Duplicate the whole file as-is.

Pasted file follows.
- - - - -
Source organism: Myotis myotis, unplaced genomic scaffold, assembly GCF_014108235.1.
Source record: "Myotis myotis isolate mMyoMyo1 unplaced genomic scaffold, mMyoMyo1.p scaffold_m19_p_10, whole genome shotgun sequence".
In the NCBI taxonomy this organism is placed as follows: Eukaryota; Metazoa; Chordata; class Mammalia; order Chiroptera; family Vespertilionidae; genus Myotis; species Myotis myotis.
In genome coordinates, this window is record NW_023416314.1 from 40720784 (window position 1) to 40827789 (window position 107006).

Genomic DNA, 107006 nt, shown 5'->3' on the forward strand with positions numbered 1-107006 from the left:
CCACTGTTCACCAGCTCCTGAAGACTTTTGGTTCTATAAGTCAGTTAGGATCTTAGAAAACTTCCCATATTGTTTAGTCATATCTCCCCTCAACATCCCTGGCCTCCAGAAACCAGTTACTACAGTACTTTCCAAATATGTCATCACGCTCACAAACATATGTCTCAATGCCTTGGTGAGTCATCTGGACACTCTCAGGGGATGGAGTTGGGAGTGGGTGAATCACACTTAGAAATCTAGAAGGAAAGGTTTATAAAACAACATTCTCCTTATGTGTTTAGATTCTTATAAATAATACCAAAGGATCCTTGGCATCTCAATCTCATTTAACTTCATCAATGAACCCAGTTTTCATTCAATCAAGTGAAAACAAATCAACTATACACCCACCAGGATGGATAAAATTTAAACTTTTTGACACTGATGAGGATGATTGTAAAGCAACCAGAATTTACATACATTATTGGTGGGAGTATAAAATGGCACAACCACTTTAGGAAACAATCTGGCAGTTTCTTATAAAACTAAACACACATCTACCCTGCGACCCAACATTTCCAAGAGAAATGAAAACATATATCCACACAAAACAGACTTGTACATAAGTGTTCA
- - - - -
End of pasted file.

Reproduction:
Source organism: Myotis myotis, unplaced genomic scaffold, assembly GCF_014108235.1.
Source record: "Myotis myotis isolate mMyoMyo1 unplaced genomic scaffold, mMyoMyo1.p scaffold_m19_p_10, whole genome shotgun sequence".
In the NCBI taxonomy this organism is placed as follows: Eukaryota; Metazoa; Chordata; class Mammalia; order Chiroptera; family Vespertilionidae; genus Myotis; species Myotis myotis.
In genome coordinates, this window is record NW_023416314.1 from 40720784 (window position 1) to 40827789 (window position 107006).

Genomic DNA, 107006 nt, shown 5'->3' on the forward strand with positions numbered 1-107006 from the left:
CCACTGTTCACCAGCTCCTGAAGACTTTTGGTTCTATAAGTCAGTTAGGATCTTAGAAAACTTCCCATATTGTTTAGTCATATCTCCCCTCAACATCCCTGGCCTCCAGAAACCAGTTACTACAGTACTTTCCAAATATGTCATCACGCTCACAAACATATGTCTCAATGCCTTGGTGAGTCATCTGGACACTCTCAGGGGATGGAGTTGGGAGTGGGTGAATCACACTTAGAAATCTAGAAGGAAAGGTTTATAAAACAACATTCTCCTTATGTGTTTAGATTCTTATAAATAATACCAAAGGATCCTTGGCATCTCAATCTCATTTAACTTCATCAATGAACCCAGTTTTCATTCAATCAAGTGAAAACAAATCAACTATACACCCACCAGGATGGATAAAATTTAAACTTTTTGACACTGATGAGGATGATTGTAAAGCAACCAGAATTTACATACATTATTGGTGGGAGTATAAAATGGCACAACCACTTTAGGAAACAATCTGGCAGTTTCTTATAAAACTAAACACACATCTACCCTGCGACCCAACATTTCCAAGAGAAATGAAAACATATATCCACACAAAACAGACTTGTACATAAGTGTTCA